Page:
Bartram and the American Indians
There were many different groups of Native Americans throughout the colonial territory when William Bartram was exploring the southeastern states. Sometimes tension between Native Americans and European settlers led to violence. In fact, William Bartram’s grandfather, also named William, was killed in an Indian raid when John Bartram was young. Perhaps for this reason, John Bartram was very suspicious of Indians and even described them as, “lazy, jealous, skulking, barbarous, treacherous, and sly.”
However, this opinion of American Indians did not transfer to John’s son, William Bartram. Though William met Indians on his 1765 journey with his father, it was not until he set out on his own that he really got to know and understand the culture of the Native American communities that he encountered.
When William Bartram arrived in Georgia in March 1773, he learned of an important meeting that was to take place in Augusta between residents of the Georgia colony and representatives of the Creek and Cherokee nations. William thought that this would be an interesting and important way to learn about the region’s Indian communities, so he traveled with John McIntosh, the son of his friend Lachlan McIntosh, to Augusta to observe the meeting. During his time in Augusta, Bartram also visited the Quaker village of Wrightsboro. Bartram wrote in his journals that the Quakers had a great impact on the Indians.
Since the official record of the Augusta meeting was lost, William Bartram’s account provides the most detailed and accurate account of the meeting. The meeting dealt with Indian land cession. Representatives of the Creek and Cherokee nations agreed to give up over two million acres of their territory in inland sections of Georgia to the colonists in return for the forgiveness of debts. Bartram decided to accompany a surveying party to explore the new territory gained by the Georgia colony as a result of this meeting. This gave Bartram an opportunity to learn a great deal about the Native American communities in these areas.
During his great adventure, Bartram encountered many different peoples. Most were friendly and greeted him in peace. In fact, he describes only one unpleasant episode with a Native American during his travels. This involved a Seminole warrior whom Bartram encountered in the forest. Though Bartram tried to avoid the Indian’s notice, he was discovered. A tense encounter followed, with Bartram sure that the warrior was planning to harm him. Instead of running, however, William Bartram extended his hand in friendship to this unexpected stranger. After a few moments of uncertainty, the Seminole grasped Bartram’s outstretched hand and the tension subsided. In his Travels, Bartram imagines that the Seminole was thinking,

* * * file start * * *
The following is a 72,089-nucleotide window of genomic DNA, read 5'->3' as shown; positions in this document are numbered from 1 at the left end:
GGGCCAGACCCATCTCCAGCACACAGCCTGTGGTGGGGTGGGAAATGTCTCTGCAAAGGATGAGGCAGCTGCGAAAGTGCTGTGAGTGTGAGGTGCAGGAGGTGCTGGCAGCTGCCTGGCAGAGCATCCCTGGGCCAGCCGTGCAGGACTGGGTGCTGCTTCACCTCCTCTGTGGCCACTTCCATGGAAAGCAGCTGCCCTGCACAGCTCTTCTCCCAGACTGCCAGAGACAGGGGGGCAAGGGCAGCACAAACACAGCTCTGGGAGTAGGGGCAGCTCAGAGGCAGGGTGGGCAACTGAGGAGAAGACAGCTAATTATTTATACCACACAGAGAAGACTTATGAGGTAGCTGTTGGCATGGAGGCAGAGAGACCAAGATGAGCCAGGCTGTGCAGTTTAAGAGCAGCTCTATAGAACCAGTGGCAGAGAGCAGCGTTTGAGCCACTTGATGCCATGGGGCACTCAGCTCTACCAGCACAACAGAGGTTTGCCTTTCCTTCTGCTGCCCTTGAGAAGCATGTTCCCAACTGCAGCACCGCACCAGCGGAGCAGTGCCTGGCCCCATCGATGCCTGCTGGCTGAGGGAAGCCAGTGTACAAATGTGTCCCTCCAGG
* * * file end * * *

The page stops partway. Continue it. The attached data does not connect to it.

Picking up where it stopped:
“White man, thou art my enemy, and thou and thy brethren may have killed mine; yet it may not be so, and even were that the case, thou art now alone, and in my power. Live; the great Spirit forbids me to touch thy life; go to thy brethren, tell them thou sawest an Indian in the forest, who knew how to be humane and compassionate.”
Both men went on their separate ways.
In addition to the Seminoles, Bartram observed communities of Cherokee, Chickasaw, Upper and Lower Creek, Shawnee, and others. Bartram was very interested in the lives of the Native Americans he encountered. He admired and respected their way of life, noting that they lived closely with nature. Though it upset some of his readers, he went to great lengths to describe their traditions in positive terms. Fortunately, his views survived virtually unedited, leaving a valuable and fascinating look into the American Indian communities that William Bartram encountered during his travels. Throughout his writings he describes the farming practices, family roles, government and community organizations, art, and architecture of these eighteenth-century communities.
Bartram also described the results of interactions with European colonists on the native communities. Specifically he address the shift in the Native American economy from subsistence agriculture and hunting to commercial trade. He also observed the effects of imported goods on Native American culture.
In fact, Bartram noted in his writings that the American Indians might not benefit from European civilization. He felt that their own traditions seemed sufficient for their needs, and that their reactions to events were in keeping with their own legitimate and moral culture. He observed that “as moral men they certainly stand in no need of European civilization.”
William Bartram gained the respect of many of the tribes he encountered throughout his journey. In one community, after showing his bravery by killing a deadly snake, he was given the name, Puc-Puggy, which means “Flower Hunter” in the Seminole language.
Though William Bartram was originally commissioned to study and gather samples of plants, animals, and shells, he realized that there was more to be learned about the American Southeast than just plants and animals. Fortunately his patron in England, Dr. John Fothergill was also interested to hear about the Native American civilizations of the region. William Bartram was therefore able to expand his own interests and record a complete picture of the world around him. The result is one of the most important records of Southeastern Indian culture in the eighteenth century.